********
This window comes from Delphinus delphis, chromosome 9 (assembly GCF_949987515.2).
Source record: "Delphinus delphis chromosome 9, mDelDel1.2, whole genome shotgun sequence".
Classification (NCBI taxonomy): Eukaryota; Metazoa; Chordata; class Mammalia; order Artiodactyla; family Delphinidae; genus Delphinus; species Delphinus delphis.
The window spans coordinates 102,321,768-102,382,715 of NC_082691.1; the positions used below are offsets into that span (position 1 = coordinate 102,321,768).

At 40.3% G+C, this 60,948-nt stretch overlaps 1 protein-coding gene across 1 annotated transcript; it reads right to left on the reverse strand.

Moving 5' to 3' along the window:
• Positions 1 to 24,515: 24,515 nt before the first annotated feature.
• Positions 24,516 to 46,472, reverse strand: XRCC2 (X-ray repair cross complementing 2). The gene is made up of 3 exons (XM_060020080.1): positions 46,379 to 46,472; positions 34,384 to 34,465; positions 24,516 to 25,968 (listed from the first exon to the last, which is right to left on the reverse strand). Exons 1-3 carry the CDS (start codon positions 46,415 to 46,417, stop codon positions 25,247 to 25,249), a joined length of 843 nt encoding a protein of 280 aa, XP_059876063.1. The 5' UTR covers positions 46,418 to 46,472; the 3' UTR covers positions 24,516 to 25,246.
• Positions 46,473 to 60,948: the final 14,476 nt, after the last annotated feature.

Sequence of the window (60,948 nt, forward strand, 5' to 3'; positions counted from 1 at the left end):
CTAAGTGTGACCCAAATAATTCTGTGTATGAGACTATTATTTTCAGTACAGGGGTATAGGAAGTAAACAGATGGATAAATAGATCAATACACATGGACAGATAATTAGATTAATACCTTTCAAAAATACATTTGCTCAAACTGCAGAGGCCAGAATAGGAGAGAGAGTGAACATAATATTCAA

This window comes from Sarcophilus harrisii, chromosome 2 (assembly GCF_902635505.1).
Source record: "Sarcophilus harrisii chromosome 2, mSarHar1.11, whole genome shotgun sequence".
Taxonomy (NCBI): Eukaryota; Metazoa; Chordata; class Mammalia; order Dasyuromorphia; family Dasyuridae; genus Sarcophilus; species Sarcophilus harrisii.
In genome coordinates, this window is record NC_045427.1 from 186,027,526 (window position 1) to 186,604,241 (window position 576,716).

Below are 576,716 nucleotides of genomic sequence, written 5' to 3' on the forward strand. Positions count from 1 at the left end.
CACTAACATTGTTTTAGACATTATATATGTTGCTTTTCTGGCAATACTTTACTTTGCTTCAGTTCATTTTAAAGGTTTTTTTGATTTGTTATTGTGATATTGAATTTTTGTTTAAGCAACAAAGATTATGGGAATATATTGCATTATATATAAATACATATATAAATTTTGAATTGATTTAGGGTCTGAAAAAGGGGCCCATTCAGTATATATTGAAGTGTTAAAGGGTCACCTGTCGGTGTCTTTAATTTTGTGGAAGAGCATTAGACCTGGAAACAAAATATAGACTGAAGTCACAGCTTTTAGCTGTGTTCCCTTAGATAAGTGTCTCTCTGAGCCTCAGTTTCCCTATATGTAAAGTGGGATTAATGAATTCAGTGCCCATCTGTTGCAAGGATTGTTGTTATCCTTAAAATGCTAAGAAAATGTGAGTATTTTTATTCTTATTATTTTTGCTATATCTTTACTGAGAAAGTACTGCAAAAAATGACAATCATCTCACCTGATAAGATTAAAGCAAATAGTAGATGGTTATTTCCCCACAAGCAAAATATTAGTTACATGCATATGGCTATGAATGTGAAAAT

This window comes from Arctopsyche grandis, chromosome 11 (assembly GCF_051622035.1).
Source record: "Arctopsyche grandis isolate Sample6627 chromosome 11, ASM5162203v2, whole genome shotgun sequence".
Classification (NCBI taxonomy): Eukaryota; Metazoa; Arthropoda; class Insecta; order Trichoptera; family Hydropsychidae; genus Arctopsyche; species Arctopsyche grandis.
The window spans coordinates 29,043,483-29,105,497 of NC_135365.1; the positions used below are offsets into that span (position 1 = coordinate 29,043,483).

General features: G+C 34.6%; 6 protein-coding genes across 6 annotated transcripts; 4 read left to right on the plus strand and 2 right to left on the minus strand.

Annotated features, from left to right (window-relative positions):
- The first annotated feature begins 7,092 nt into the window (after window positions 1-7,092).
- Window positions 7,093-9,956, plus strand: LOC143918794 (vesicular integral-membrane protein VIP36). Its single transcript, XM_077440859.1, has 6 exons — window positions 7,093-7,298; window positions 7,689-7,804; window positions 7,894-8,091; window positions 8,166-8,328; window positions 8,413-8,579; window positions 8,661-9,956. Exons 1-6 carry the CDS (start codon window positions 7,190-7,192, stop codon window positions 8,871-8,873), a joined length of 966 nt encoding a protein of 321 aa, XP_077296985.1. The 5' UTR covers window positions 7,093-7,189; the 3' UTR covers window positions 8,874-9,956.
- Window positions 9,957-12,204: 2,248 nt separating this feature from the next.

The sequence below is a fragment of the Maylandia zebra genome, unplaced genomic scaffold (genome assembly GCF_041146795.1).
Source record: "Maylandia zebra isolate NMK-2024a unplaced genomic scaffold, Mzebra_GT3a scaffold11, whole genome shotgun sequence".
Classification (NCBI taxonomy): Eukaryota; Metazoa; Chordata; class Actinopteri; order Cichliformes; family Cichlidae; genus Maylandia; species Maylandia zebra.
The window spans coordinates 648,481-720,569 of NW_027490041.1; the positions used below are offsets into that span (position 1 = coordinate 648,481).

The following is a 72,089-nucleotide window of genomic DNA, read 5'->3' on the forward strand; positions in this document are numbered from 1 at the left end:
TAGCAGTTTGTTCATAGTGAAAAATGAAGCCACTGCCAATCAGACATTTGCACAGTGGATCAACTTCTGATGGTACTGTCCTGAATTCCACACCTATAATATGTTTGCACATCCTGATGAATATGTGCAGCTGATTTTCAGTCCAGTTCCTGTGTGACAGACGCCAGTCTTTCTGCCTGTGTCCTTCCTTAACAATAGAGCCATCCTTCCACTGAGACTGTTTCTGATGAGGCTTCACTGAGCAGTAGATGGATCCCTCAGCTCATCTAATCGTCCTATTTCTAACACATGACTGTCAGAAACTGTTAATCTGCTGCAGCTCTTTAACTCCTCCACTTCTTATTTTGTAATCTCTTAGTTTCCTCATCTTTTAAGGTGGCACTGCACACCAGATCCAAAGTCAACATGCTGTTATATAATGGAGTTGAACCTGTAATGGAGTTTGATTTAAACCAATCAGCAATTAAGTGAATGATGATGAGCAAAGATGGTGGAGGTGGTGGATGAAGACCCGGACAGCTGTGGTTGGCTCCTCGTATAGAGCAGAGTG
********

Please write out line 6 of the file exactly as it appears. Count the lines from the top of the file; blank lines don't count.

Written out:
Moving 5' to 3' along the window: